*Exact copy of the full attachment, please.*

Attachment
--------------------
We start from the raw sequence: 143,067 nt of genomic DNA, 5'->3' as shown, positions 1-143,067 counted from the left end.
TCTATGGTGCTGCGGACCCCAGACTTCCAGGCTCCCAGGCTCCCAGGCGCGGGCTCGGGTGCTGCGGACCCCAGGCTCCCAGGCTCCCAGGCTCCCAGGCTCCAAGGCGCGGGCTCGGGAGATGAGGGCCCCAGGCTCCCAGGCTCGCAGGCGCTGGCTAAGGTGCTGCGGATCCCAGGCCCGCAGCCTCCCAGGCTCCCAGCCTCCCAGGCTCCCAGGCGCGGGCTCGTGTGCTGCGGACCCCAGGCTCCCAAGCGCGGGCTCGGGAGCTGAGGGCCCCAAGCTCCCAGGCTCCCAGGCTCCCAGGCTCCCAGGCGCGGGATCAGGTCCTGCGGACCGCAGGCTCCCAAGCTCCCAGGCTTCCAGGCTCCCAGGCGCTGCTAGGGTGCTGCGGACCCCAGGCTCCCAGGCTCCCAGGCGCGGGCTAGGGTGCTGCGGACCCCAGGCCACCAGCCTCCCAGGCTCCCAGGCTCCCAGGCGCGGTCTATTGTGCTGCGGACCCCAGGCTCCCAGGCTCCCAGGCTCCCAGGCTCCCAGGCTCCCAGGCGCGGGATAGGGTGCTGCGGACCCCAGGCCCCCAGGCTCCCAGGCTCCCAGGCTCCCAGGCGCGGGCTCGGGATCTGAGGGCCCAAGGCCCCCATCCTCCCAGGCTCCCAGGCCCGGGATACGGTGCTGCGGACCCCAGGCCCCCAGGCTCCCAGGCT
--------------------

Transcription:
We start from the raw sequence: 143,067 nt of genomic DNA, 5'->3' as shown, positions 1-143,067 counted from the left end.
TCTATGGTGCTGCGGACCCCAGACTTCCAGGCTCCCAGGCTCCCAGGCGCGGGCTCGGGTGCTGCGGACCCCAGGCTCCCAGGCTCCCAGGCTCCCAGGCTCCAAGGCGCGGGCTCGGGAGATGAGGGCCCCAGGCTCCCAGGCTCGCAGGCGCTGGCTAAGGTGCTGCGGATCCCAGGCCCGCAGCCTCCCAGGCTCCCAGCCTCCCAGGCTCCCAGGCGCGGGCTCGTGTGCTGCGGACCCCAGGCTCCCAAGCGCGGGCTCGGGAGCTGAGGGCCCCAAGCTCCCAGGCTCCCAGGCTCCCAGGCTCCCAGGCGCGGGATCAGGTCCTGCGGACCGCAGGCTCCCAAGCTCCCAGGCTTCCAGGCTCCCAGGCGCTGCTAGGGTGCTGCGGACCCCAGGCTCCCAGGCTCCCAGGCGCGGGCTAGGGTGCTGCGGACCCCAGGCCACCAGCCTCCCAGGCTCCCAGGCTCCCAGGCGCGGTCTATTGTGCTGCGGACCCCAGGCTCCCAGGCTCCCAGGCTCCCAGGCTCCCAGGCTCCCAGGCGCGGGATAGGGTGCTGCGGACCCCAGGCCCCCAGGCTCCCAGGCTCCCAGGCTCCCAGGCGCGGGCTCGGGATCTGAGGGCCCAAGGCCCCCATCCTCCCAGGCTCCCAGGCCCGGGATACGGTGCTGCGGACCCCAGGCCCCCAGGCTCCCAGGCT